Last quarter, Rich Smith warned investors to be wary of a company that boasts of its revenues, rather than discussing its profits. He was referring to (NASDAQ:FLWS), which is at it once again, and with good reason.

Yesterday, the online retailer proclaimed that revenue increased by 17%, and quietly mentioned that earnings were cut $2 million, or $0.03 per share, in its fiscal third quarter. It also mentioned that gross profit margins were down to 37.6% from 40.8% a year ago.

Management offered a plethora of reasons for why the quarter was unprofitable, but the main culprit was increased marketing costs. The spending obviously hampered earnings growth in the quarter, but should help the company grow long term. 1-800-Flowers was sure to point that out several times, repeatedly ensuring that the losses were temporary and the marketing costs will begin to pay off soon.

While reading the press release, I was left feeling that the company was perhaps piling on the fertilizer a bit thick. It was focusing on revenues, rather than earnings, and emphasizing the long-term benefits of its increased marketing, rather than the short-term costs that were incurred. Perhaps equally significant, 1-800-Flowers must focus on keeping or ensuring repeat customers, because bringing in new customers might well prove futile if customer service is compromised in favor of marketing efforts (return customers represented 58% of orders in the third quarter). The inherent question is whether the means justify the ends -- the cards are out on that one, but future earnings should be telling.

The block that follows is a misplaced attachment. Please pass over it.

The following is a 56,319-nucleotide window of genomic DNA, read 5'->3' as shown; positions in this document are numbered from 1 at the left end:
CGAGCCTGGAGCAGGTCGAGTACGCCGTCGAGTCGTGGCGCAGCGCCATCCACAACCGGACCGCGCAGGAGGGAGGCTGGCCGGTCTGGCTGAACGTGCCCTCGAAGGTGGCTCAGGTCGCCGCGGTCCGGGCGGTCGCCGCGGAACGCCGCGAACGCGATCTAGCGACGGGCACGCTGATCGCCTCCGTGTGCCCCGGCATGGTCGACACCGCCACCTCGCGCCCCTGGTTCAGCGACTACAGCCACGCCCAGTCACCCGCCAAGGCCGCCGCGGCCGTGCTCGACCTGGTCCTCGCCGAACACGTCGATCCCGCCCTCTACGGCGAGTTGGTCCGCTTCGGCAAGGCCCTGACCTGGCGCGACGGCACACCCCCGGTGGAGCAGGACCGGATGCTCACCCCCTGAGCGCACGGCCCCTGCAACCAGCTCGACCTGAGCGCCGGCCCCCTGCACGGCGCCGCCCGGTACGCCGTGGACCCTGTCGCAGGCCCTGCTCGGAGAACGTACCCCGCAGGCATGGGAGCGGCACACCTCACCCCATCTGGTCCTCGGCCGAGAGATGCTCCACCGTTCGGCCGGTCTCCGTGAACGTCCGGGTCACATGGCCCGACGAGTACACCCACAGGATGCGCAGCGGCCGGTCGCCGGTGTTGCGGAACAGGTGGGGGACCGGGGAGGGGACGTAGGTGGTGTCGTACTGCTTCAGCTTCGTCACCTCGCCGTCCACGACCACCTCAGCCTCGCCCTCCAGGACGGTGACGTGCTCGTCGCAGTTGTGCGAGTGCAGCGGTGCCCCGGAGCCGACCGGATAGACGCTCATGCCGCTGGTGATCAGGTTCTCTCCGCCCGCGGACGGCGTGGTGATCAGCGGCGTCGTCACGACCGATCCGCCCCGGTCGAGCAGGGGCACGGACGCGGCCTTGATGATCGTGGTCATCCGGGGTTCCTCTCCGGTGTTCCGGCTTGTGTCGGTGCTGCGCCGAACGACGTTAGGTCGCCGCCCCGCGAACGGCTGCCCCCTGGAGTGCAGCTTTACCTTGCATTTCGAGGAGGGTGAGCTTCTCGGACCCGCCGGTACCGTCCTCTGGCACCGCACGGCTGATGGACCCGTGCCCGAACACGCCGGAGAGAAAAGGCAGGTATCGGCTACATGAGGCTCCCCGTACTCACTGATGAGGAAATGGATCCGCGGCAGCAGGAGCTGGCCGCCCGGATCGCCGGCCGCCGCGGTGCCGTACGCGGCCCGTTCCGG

Having said that, I do think the company deserves some credit for its initiative. It did have 800,000 new customers in the quarter. And, it continues to invest in its recently acquired wine business, doing all it can to make it successful.

Investors might want to overlook the weeds -- though they've been around for the past two quarters -- and focus on the flowers that seem poised to blossom. In fact, many may view yesterday's 5% drop in the stock price as a good buying opportunity. I'd be more inclined, however, to wait for some signs of buds before buying in just yet.

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Fool contributor Mike Cianciolo welcomes feedback and doesn't own shares of